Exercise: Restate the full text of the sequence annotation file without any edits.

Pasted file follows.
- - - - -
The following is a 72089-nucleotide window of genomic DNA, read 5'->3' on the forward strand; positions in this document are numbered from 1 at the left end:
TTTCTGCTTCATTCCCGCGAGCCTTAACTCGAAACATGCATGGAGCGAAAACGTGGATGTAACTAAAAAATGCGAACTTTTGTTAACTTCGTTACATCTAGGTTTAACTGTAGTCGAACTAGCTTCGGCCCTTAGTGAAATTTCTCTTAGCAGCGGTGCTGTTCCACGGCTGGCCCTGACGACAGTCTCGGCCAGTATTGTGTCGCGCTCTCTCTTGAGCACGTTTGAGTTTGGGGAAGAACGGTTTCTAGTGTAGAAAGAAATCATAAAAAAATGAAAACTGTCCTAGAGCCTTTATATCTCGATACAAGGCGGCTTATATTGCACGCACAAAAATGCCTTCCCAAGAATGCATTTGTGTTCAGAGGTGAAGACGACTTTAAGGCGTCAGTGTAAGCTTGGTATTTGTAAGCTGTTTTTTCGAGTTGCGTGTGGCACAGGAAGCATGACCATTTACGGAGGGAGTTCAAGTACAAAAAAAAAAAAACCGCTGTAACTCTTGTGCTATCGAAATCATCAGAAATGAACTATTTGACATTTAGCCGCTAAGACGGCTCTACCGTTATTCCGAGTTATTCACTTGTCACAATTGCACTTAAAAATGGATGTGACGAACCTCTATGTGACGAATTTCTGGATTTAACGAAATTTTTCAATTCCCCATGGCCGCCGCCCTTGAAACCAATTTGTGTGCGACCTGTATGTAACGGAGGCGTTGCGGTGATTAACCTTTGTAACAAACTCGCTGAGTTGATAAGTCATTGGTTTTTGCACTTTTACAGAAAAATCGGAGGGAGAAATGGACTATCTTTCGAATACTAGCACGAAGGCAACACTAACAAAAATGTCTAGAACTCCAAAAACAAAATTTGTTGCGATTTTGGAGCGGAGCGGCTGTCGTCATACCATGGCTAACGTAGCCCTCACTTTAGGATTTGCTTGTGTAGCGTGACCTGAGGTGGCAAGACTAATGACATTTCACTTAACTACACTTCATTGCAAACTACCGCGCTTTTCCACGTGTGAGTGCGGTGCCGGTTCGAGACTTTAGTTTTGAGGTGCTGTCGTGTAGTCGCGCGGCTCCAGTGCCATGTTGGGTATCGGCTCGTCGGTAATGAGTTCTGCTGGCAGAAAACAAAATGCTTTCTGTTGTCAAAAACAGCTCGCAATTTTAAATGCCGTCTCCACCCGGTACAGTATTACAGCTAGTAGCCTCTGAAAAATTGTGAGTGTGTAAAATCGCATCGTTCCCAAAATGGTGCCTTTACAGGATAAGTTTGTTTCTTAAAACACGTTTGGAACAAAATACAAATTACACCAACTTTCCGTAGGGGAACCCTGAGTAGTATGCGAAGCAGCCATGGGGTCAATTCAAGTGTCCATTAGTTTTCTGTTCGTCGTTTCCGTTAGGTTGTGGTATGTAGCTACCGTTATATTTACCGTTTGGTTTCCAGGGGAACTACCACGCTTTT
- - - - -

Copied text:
The following is a 72089-nucleotide window of genomic DNA, read 5'->3' on the forward strand; positions in this document are numbered from 1 at the left end:
TTTCTGCTTCATTCCCGCGAGCCTTAACTCGAAACATGCATGGAGCGAAAACGTGGATGTAACTAAAAAATGCGAACTTTTGTTAACTTCGTTACATCTAGGTTTAACTGTAGTCGAACTAGCTTCGGCCCTTAGTGAAATTTCTCTTAGCAGCGGTGCTGTTCCACGGCTGGCCCTGACGACAGTCTCGGCCAGTATTGTGTCGCGCTCTCTCTTGAGCACGTTTGAGTTTGGGGAAGAACGGTTTCTAGTGTAGAAAGAAATCATAAAAAAATGAAAACTGTCCTAGAGCCTTTATATCTCGATACAAGGCGGCTTATATTGCACGCACAAAAATGCCTTCCCAAGAATGCATTTGTGTTCAGAGGTGAAGACGACTTTAAGGCGTCAGTGTAAGCTTGGTATTTGTAAGCTGTTTTTTCGAGTTGCGTGTGGCACAGGAAGCATGACCATTTACGGAGGGAGTTCAAGTACAAAAAAAAAAAAACCGCTGTAACTCTTGTGCTATCGAAATCATCAGAAATGAACTATTTGACATTTAGCCGCTAAGACGGCTCTACCGTTATTCCGAGTTATTCACTTGTCACAATTGCACTTAAAAATGGATGTGACGAACCTCTATGTGACGAATTTCTGGATTTAACGAAATTTTTCAATTCCCCATGGCCGCCGCCCTTGAAACCAATTTGTGTGCGACCTGTATGTAACGGAGGCGTTGCGGTGATTAACCTTTGTAACAAACTCGCTGAGTTGATAAGTCATTGGTTTTTGCACTTTTACAGAAAAATCGGAGGGAGAAATGGACTATCTTTCGAATACTAGCACGAAGGCAACACTAACAAAAATGTCTAGAACTCCAAAAACAAAATTTGTTGCGATTTTGGAGCGGAGCGGCTGTCGTCATACCATGGCTAACGTAGCCCTCACTTTAGGATTTGCTTGTGTAGCGTGACCTGAGGTGGCAAGACTAATGACATTTCACTTAACTACACTTCATTGCAAACTACCGCGCTTTTCCACGTGTGAGTGCGGTGCCGGTTCGAGACTTTAGTTTTGAGGTGCTGTCGTGTAGTCGCGCGGCTCCAGTGCCATGTTGGGTATCGGCTCGTCGGTAATGAGTTCTGCTGGCAGAAAACAAAATGCTTTCTGTTGTCAAAAACAGCTCGCAATTTTAAATGCCGTCTCCACCCGGTACAGTATTACAGCTAGTAGCCTCTGAAAAATTGTGAGTGTGTAAAATCGCATCGTTCCCAAAATGGTGCCTTTACAGGATAAGTTTGTTTCTTAAAACACGTTTGGAACAAAATACAAATTACACCAACTTTCCGTAGGGGAACCCTGAGTAGTATGCGAAGCAGCCATGGGGTCAATTCAAGTGTCCATTAGTTTTCTGTTCGTCGTTTCCGTTAGGTTGTGGTATGTAGCTACCGTTATATTTACCGTTTGGTTTCCAGGGGAACTACCACGCTTTT